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Realignment focus shifts to Oklahoma, Texas
The conference realignment shuffle has shifted to the Big 12, with all eyes on Oklahoma and Texas.
The regents governing the two powerhouse programs scheduled meetings two hours apart Monday afternoon to discuss conference affiliation, with the chance that either one _ or both _ could join now ACC-bound Pittsburgh and Syracuse in making a move.
Oklahoma State regents scheduled a special meeting Wednesday on conference membership and school officials said they are working closely with the Sooners.
“Oklahoma State has attractive options and we are working with our colleagues at the University of Oklahoma to make sure the best interests of both institutions and our state are achieved,” OSU President Burns Hargis said. “We will be prepared at the appropriate time to take whatever steps are necessary for Oklahoma State.”
The trend toward 16-team superconferences picked up steam Sunday when the Atlantic Coast Conference announced it was officially picking off longtime Big East schools Pitt and Syracuse to continue cannibalizing its northern neighbor. Virginia Tech, Miami and Boston College left the league for the ACC in recent years, and now the Big East is left trying to hang on to its five football members and find a way to survive in an ever-changing college sports landscape.
But what impact will that have on the Big 12?
David Boren, Oklahoma’s university president, made it known more than two weeks ago that his school was shopping for a possible new home for the second straight summer after entertaining thoughts of joining what would become the Pac-12 or the SEC.
Instead, the Sooners decided to be content in a downsized, 10-team Big 12 _ until Texas A&M, frustrated by rival Texas’ Longhorn Network, further fractured the conference by seeking out a spot as the SEC’s 13th member.
Boren said he expected Oklahoma’s decision to come within a three-week span that runs out this week, conveniently after the board of regents is poised to grant him the power to choose a new conference at a Monday meeting in Tulsa, Okla. Texas’ regents will meet two hours later in Austin with the same move on their agenda.
“This time things seem to be moving more quickly than a year ago,” said Rutgers athletic director Tim Pernetti, refusing to commit to the Big East nor express interest in joining the exodus to the ACC. “If that’s a sign of things to come, it is hard to say, but I do think as more pieces continue to be in motion it starts to trickle down to more people in the process.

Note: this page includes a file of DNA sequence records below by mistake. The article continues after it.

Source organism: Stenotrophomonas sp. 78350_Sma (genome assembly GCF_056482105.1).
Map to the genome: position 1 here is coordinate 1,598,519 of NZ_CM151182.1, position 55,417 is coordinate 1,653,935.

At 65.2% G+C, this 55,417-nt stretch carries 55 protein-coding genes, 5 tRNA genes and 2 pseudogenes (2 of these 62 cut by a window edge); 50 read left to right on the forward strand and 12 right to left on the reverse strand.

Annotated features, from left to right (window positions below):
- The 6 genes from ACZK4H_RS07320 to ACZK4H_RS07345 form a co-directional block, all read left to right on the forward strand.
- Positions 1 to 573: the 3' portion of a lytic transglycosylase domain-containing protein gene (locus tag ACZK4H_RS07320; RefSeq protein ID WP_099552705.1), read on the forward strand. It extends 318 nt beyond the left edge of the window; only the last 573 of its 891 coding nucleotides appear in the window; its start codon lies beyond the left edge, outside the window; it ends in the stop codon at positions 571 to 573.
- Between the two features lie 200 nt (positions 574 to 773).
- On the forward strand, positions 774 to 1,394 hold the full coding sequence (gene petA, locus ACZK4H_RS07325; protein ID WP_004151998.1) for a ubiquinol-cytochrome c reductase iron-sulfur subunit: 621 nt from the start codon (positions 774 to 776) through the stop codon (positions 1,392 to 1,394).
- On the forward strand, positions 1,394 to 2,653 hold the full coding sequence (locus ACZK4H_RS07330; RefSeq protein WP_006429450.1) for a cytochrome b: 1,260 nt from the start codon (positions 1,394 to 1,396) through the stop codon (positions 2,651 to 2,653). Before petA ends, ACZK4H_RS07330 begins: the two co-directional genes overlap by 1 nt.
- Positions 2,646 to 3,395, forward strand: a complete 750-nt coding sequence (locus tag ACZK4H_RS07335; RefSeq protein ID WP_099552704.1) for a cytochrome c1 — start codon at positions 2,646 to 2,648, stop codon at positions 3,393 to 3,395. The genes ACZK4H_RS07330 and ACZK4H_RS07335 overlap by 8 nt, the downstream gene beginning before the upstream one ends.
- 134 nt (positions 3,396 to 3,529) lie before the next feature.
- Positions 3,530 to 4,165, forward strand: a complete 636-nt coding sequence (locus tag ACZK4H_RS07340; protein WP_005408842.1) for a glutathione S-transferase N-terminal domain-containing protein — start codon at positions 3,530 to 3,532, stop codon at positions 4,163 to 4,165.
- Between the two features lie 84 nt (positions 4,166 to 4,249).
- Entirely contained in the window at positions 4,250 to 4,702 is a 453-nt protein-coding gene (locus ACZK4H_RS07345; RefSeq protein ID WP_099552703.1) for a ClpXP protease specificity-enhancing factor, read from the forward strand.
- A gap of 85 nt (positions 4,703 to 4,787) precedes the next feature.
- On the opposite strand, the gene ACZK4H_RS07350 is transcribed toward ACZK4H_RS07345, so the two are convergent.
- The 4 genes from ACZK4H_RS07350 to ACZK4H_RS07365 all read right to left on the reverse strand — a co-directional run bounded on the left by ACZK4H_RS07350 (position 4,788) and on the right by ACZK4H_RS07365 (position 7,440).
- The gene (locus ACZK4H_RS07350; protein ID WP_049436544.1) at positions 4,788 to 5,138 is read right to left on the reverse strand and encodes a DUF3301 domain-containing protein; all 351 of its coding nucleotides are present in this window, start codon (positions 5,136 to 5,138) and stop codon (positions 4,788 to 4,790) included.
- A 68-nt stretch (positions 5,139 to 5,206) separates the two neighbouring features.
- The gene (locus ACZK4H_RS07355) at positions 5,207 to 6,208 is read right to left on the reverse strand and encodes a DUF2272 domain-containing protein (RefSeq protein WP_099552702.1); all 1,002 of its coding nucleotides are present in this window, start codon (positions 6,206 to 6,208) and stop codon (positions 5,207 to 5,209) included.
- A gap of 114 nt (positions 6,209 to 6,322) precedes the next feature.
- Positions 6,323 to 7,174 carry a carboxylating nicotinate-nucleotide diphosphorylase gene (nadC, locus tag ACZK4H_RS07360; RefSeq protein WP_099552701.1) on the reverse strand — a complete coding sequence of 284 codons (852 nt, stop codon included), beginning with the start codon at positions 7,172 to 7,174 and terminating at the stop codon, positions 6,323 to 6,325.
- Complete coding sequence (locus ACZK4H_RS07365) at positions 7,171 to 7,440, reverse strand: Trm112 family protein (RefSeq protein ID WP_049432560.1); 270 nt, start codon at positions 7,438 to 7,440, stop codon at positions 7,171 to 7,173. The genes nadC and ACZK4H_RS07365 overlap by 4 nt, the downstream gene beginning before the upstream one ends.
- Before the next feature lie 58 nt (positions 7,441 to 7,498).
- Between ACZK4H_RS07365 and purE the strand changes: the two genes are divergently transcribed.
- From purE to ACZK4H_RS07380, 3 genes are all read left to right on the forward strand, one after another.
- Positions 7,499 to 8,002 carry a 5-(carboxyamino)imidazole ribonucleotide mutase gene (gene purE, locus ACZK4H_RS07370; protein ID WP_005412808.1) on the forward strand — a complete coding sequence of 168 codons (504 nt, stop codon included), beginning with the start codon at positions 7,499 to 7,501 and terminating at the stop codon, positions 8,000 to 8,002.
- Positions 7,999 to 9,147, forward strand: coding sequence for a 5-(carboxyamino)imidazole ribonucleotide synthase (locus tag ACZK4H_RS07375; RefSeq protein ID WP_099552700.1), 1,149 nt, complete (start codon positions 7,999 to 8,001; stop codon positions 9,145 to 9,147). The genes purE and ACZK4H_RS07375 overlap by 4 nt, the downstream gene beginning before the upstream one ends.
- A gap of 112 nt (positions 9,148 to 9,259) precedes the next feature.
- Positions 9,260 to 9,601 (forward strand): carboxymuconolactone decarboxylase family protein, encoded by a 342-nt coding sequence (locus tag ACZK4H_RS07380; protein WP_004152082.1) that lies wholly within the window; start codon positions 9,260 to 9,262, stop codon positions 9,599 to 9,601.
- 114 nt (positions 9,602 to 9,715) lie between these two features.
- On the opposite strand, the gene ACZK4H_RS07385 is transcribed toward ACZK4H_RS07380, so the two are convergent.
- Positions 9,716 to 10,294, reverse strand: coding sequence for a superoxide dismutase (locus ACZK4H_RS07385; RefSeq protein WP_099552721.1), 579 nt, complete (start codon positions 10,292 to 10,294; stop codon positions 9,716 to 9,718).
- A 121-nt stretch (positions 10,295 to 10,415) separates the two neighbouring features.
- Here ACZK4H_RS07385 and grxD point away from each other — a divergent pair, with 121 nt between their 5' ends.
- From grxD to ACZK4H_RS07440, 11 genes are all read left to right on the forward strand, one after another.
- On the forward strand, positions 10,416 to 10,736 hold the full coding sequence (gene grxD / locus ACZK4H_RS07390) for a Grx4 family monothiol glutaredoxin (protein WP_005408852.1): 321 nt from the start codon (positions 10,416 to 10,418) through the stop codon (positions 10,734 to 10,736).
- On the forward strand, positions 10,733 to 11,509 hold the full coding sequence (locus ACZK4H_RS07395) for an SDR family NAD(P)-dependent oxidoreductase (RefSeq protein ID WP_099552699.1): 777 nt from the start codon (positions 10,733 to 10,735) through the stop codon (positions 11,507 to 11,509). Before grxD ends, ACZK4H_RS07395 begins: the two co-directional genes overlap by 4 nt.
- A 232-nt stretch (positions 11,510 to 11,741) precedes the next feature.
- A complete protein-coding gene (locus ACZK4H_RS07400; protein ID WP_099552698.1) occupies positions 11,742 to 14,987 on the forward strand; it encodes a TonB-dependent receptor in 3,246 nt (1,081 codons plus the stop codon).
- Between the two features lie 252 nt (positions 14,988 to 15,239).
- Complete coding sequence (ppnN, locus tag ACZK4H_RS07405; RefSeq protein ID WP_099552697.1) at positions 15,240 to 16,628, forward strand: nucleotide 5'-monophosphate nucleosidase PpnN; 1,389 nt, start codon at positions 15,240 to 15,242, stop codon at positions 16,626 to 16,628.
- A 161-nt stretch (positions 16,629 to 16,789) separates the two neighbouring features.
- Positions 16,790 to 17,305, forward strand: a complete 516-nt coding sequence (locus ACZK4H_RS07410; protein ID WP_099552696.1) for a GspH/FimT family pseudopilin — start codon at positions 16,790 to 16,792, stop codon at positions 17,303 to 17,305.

“I would imagine the next 30 days are going to be a telling period of time for our entire industry.”
With two teams already leaving last year _ Nebraska to the Big Ten and Colorado to the Pac-12 _ the Big 12 is in a precarious position as its two richest, most powerful programs flirt with new partners. Oklahoma State is likely to follow Oklahoma wherever it goes, and Texas Tech would likely do the same with Texas.
If all four go, and A&M heads to the SEC, it would leave just five Big 12 teams in the same quandary as the Big East’s orphaned programs.
“Oklahoma plays a leadership role in our conference, like they always have, and we respect our colleagues there and certainly hope they will continue to look at the viability and strengths of our league,” Kansas State athletic director John Currie said.
The movement toward megaconferences has centered on leveraging billion-dollar television contracts at the expense of traditional rivalries and simpler logistics. The Big Ten showed everyone the potential with a first-of-its-kind conference network, and the Pac-12 also turned its increased membership into a big-time TV deal.
By Tom Fitton
New photos confirm the attack's coordination and its cover-up
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